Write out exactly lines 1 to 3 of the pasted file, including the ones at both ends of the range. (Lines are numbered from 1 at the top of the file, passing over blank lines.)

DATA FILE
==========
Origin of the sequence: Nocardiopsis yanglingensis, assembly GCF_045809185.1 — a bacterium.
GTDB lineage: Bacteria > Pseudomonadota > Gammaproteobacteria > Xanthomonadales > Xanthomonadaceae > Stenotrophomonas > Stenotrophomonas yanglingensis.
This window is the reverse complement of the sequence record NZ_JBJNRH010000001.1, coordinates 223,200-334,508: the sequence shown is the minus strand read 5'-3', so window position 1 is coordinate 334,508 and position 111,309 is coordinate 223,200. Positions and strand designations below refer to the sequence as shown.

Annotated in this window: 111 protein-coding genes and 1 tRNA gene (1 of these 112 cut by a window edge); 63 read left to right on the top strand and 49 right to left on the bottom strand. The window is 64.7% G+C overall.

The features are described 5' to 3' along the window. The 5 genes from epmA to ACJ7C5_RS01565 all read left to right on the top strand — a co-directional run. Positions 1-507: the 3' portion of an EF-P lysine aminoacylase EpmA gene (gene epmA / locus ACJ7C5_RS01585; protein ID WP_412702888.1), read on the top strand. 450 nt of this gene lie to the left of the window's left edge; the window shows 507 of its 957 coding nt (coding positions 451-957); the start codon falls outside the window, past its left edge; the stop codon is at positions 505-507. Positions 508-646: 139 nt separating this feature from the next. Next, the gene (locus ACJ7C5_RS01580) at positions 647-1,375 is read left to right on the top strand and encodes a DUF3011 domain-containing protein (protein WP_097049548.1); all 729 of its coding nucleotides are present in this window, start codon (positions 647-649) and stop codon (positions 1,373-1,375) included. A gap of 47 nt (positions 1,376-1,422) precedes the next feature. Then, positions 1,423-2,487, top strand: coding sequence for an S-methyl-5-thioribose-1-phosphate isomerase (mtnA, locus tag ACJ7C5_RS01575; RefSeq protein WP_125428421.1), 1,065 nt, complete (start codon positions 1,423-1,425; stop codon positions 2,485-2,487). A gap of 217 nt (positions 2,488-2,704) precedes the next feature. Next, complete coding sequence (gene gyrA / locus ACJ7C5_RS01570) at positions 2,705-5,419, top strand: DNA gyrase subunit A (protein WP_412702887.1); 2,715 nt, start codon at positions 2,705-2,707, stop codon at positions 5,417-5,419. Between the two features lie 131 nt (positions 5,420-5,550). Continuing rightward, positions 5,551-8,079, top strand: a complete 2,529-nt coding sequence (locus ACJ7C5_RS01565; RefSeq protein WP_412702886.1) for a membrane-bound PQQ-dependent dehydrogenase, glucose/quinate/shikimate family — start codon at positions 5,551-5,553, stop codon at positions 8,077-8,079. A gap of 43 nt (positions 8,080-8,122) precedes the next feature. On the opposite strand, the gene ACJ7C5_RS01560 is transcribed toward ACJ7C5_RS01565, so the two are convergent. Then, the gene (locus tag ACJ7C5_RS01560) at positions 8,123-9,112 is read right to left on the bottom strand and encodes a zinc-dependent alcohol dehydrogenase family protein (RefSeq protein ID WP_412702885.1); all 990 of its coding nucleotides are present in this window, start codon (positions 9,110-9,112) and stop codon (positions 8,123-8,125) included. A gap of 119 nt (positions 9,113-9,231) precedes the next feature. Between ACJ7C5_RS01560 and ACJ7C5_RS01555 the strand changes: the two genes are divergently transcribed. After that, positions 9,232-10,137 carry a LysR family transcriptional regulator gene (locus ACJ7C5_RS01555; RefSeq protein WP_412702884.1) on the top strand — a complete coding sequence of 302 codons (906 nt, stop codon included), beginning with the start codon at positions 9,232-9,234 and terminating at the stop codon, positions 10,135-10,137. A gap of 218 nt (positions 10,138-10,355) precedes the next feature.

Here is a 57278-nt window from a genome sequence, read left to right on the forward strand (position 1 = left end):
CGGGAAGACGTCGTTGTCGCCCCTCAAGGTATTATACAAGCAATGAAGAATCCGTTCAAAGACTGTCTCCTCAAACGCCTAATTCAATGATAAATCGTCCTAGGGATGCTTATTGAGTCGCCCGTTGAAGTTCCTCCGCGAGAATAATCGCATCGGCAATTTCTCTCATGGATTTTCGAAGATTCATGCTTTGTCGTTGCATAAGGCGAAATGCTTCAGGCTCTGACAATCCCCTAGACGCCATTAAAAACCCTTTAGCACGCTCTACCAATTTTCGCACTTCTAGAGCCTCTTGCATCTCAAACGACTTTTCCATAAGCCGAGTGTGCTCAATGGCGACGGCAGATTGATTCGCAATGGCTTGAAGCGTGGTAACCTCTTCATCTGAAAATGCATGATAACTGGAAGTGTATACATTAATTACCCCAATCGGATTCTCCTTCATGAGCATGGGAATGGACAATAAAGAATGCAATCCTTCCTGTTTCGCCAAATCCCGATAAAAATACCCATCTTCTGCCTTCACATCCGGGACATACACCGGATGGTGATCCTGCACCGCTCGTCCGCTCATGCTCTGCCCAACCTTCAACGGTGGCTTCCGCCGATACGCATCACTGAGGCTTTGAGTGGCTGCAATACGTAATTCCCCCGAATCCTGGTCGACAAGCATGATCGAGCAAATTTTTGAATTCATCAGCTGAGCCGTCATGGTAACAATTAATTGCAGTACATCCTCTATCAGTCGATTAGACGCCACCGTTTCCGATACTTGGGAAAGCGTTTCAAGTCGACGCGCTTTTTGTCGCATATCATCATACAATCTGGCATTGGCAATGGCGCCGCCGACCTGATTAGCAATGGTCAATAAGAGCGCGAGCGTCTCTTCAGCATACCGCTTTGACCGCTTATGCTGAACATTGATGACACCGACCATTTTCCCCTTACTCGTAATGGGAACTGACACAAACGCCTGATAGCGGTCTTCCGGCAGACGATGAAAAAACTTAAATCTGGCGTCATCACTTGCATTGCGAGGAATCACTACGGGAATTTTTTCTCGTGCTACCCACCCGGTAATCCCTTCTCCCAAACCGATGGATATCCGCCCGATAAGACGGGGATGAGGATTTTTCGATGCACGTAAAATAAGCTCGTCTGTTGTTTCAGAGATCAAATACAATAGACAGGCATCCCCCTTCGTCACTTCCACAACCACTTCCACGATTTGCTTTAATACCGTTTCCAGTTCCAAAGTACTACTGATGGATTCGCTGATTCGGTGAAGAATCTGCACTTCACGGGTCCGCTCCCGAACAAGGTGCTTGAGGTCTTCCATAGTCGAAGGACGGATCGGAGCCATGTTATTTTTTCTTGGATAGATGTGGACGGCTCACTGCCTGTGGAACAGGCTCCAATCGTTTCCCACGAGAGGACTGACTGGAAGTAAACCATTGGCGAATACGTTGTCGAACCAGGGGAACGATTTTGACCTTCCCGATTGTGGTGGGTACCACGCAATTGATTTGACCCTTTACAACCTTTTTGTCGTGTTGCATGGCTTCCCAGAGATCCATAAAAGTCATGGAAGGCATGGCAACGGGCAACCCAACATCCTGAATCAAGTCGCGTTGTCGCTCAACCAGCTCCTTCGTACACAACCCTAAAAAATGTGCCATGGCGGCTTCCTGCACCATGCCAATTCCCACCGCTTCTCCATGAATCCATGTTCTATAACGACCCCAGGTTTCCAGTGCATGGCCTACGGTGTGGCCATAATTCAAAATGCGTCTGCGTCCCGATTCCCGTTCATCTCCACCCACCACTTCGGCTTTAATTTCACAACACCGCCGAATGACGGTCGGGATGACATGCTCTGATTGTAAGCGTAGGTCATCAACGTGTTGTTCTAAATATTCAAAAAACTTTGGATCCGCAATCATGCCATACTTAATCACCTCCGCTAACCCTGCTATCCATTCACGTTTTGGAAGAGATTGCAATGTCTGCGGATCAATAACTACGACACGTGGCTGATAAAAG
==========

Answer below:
Origin of the sequence: Nocardiopsis yanglingensis, assembly GCF_045809185.1 — a bacterium.
GTDB lineage: Bacteria > Pseudomonadota > Gammaproteobacteria > Xanthomonadales > Xanthomonadaceae > Stenotrophomonas > Stenotrophomonas yanglingensis.
This window is the reverse complement of the sequence record NZ_JBJNRH010000001.1, coordinates 223,200-334,508: the sequence shown is the minus strand read 5'-3', so window position 1 is coordinate 334,508 and position 111,309 is coordinate 223,200. Positions and strand designations below refer to the sequence as shown.